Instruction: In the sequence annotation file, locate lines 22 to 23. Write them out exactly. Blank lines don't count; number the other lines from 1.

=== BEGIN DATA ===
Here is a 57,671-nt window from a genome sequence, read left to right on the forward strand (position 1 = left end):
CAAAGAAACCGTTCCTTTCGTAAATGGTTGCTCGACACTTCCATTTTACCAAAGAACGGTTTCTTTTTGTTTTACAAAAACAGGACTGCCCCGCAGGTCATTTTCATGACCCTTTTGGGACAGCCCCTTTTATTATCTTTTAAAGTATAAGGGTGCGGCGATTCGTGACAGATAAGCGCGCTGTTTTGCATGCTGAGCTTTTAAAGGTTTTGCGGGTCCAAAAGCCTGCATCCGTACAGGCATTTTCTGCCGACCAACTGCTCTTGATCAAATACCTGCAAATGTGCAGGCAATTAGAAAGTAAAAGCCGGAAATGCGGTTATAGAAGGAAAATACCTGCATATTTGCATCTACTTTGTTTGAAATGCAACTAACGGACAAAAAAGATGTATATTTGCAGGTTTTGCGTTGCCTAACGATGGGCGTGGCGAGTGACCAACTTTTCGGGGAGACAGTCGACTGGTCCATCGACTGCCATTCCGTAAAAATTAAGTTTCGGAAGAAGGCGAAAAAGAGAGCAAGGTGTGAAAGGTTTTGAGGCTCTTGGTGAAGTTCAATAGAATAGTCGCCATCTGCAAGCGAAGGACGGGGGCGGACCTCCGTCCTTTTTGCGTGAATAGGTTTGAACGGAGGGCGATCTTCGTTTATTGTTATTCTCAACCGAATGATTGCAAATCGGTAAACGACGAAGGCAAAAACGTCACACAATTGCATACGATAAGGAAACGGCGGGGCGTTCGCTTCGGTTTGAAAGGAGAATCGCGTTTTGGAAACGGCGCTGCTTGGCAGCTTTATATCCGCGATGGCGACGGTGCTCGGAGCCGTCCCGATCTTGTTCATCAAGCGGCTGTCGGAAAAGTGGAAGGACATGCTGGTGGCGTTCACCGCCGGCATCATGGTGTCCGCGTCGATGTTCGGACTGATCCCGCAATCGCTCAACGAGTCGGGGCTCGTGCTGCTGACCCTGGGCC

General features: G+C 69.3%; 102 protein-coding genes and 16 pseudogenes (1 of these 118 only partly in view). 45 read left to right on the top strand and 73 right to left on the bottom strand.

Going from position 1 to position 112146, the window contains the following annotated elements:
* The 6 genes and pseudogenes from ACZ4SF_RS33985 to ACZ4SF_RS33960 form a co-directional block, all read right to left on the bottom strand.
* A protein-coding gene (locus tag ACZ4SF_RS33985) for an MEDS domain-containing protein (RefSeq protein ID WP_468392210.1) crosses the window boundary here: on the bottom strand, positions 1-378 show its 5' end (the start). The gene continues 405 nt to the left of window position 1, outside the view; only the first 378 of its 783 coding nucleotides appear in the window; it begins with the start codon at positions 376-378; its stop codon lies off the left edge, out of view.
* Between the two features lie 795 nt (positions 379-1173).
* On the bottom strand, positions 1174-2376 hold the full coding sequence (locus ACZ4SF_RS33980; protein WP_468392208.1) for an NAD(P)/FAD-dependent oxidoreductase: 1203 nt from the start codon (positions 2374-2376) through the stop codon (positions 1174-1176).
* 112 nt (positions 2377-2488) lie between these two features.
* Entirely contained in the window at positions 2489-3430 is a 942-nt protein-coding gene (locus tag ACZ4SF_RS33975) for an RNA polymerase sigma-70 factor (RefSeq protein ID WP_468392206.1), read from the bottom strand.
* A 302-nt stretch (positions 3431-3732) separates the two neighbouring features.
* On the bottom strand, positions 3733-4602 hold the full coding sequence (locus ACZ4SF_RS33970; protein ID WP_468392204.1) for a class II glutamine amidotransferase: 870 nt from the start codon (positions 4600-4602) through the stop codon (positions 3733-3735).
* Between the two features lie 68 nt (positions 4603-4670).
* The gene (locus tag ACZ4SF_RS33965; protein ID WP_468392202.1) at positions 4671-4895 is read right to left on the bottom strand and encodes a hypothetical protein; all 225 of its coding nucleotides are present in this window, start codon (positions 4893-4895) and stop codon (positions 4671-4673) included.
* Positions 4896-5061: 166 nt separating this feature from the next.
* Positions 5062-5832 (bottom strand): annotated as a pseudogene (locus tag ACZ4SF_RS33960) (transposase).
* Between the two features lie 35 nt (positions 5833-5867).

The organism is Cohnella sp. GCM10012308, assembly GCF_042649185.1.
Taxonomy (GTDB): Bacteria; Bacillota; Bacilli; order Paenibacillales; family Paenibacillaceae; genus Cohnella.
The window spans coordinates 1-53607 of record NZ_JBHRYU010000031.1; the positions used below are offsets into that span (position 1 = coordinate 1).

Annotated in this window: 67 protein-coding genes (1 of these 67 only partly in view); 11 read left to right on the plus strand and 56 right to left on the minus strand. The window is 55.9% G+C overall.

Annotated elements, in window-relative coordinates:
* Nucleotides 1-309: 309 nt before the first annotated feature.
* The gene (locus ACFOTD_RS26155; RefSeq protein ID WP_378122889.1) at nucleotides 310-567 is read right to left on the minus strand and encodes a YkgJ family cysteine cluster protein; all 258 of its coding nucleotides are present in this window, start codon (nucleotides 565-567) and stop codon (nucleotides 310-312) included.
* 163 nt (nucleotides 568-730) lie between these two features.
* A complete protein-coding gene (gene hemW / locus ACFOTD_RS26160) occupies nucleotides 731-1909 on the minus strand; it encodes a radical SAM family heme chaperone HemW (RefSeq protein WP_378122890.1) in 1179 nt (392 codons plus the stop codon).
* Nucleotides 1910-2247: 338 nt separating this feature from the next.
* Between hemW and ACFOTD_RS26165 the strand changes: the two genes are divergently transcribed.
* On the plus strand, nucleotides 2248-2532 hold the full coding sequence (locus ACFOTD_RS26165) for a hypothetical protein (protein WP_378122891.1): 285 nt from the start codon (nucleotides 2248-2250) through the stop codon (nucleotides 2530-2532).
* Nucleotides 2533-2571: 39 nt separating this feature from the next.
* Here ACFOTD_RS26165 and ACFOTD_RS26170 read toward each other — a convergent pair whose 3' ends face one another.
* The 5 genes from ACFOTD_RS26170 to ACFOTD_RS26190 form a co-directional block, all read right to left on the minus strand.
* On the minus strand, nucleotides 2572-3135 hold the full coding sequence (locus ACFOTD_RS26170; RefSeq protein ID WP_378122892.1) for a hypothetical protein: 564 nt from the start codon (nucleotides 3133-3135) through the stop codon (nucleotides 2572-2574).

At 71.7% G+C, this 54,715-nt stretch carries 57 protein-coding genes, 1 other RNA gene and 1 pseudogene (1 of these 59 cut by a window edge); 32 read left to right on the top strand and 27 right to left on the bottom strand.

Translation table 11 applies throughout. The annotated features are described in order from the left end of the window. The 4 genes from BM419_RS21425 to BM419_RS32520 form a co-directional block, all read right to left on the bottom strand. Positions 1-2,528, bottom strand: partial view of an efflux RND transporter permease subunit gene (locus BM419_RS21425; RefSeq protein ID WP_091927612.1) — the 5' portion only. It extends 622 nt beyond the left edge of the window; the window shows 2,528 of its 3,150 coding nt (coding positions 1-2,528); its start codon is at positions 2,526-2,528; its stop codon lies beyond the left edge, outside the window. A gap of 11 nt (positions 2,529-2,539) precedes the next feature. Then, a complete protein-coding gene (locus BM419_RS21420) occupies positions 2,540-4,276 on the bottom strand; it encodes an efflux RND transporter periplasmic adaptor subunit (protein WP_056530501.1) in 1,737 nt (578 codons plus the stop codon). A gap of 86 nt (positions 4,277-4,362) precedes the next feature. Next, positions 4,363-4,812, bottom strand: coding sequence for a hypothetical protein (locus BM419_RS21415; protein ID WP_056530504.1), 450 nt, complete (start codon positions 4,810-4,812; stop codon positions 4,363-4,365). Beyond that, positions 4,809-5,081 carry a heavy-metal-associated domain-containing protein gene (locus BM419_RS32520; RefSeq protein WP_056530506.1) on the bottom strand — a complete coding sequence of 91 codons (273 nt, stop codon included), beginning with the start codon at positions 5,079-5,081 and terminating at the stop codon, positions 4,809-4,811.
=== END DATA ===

Annotated elements, in window-relative coordinates:
* Nucleotides 1-309: 309 nt before the first annotated feature.